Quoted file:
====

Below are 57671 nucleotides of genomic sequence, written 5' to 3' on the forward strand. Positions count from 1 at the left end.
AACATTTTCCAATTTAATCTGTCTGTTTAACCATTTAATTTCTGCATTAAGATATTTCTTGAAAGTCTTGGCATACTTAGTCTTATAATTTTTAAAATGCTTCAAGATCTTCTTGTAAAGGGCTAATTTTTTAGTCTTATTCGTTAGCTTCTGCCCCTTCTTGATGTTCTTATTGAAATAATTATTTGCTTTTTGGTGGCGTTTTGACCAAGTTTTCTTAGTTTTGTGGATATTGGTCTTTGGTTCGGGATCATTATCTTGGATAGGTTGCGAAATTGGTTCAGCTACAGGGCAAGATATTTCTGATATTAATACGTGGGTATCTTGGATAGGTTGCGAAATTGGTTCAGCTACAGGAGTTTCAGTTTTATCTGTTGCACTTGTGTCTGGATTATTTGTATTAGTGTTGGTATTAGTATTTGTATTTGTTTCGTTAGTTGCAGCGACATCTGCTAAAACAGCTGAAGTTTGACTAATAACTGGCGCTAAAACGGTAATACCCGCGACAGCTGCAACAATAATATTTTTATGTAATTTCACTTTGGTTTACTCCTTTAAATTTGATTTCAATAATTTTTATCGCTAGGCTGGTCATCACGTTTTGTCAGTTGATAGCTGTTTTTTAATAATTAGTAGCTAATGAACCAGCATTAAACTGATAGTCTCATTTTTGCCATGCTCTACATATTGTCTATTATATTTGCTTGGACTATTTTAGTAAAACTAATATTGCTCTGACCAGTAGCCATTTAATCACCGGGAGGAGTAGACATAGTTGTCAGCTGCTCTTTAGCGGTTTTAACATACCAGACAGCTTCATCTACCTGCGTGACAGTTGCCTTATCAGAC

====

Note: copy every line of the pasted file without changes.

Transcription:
Below are 57671 nucleotides of genomic sequence, written 5' to 3' on the forward strand. Positions count from 1 at the left end.
AACATTTTCCAATTTAATCTGTCTGTTTAACCATTTAATTTCTGCATTAAGATATTTCTTGAAAGTCTTGGCATACTTAGTCTTATAATTTTTAAAATGCTTCAAGATCTTCTTGTAAAGGGCTAATTTTTTAGTCTTATTCGTTAGCTTCTGCCCCTTCTTGATGTTCTTATTGAAATAATTATTTGCTTTTTGGTGGCGTTTTGACCAAGTTTTCTTAGTTTTGTGGATATTGGTCTTTGGTTCGGGATCATTATCTTGGATAGGTTGCGAAATTGGTTCAGCTACAGGGCAAGATATTTCTGATATTAATACGTGGGTATCTTGGATAGGTTGCGAAATTGGTTCAGCTACAGGAGTTTCAGTTTTATCTGTTGCACTTGTGTCTGGATTATTTGTATTAGTGTTGGTATTAGTATTTGTATTTGTTTCGTTAGTTGCAGCGACATCTGCTAAAACAGCTGAAGTTTGACTAATAACTGGCGCTAAAACGGTAATACCCGCGACAGCTGCAACAATAATATTTTTATGTAATTTCACTTTGGTTTACTCCTTTAAATTTGATTTCAATAATTTTTATCGCTAGGCTGGTCATCACGTTTTGTCAGTTGATAGCTGTTTTTTAATAATTAGTAGCTAATGAACCAGCATTAAACTGATAGTCTCATTTTTGCCATGCTCTACATATTGTCTATTATATTTGCTTGGACTATTTTAGTAAAACTAATATTGCTCTGACCAGTAGCCATTTAATCACCGGGAGGAGTAGACATAGTTGTCAGCTGCTCTTTAGCGGTTTTAACATACCAGACAGCTTCATCTACCTGCGTGACAGTTGCCTTATCAGAC